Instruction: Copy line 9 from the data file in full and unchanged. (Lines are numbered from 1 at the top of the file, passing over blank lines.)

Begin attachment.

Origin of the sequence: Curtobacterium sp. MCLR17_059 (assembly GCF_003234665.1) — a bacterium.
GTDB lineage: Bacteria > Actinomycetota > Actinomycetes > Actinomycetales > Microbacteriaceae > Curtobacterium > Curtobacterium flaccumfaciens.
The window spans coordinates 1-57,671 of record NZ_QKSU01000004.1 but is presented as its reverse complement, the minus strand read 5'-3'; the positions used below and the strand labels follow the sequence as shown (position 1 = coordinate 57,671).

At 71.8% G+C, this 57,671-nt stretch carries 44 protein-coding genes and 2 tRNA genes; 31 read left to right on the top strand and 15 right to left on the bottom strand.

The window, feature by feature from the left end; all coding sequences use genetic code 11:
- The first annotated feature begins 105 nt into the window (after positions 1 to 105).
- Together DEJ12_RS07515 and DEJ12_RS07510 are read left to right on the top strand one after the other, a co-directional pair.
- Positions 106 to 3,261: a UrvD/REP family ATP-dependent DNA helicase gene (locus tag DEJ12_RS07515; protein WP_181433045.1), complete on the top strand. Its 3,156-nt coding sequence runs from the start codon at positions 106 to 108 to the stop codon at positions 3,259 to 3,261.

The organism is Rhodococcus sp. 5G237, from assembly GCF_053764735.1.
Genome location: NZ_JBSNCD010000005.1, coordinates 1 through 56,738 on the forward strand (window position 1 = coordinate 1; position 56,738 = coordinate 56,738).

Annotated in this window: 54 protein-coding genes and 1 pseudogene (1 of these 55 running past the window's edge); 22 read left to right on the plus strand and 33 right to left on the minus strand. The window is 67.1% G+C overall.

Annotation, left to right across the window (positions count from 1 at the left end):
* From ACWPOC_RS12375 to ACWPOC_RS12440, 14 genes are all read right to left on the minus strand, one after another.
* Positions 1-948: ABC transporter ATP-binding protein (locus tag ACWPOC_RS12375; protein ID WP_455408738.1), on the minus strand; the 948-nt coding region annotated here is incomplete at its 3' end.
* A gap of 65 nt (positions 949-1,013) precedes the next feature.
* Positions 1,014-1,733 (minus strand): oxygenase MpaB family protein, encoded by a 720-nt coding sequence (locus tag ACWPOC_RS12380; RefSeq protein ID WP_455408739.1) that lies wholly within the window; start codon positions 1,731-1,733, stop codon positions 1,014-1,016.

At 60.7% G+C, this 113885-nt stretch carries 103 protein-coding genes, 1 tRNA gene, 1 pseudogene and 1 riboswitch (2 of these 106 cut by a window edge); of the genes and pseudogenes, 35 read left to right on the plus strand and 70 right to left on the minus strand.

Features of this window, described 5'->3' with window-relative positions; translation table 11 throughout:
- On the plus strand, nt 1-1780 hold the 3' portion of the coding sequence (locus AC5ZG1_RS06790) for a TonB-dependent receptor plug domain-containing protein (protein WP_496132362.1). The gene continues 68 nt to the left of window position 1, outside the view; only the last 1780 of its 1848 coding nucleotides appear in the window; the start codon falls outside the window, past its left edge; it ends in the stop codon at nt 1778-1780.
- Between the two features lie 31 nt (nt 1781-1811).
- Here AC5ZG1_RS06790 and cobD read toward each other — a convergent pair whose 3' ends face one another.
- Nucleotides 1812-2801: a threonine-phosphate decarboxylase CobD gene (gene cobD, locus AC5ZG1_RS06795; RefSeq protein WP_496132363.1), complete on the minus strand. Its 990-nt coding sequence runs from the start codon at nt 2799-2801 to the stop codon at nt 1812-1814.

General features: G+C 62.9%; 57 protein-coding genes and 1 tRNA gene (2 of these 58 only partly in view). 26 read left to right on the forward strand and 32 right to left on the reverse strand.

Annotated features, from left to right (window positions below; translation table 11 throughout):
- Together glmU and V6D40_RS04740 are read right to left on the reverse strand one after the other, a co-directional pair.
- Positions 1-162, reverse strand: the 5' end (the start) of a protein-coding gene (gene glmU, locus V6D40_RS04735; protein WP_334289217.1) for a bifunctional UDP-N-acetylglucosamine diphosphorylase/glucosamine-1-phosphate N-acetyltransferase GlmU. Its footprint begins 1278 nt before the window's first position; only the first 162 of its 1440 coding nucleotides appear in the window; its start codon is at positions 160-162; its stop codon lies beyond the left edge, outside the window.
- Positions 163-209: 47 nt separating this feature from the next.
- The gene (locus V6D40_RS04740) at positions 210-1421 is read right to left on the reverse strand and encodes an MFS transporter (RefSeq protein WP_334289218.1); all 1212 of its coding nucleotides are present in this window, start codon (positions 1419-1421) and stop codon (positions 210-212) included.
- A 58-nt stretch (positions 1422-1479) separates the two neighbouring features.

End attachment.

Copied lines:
The organism is Rhodococcus sp. 5G237, from assembly GCF_053764735.1.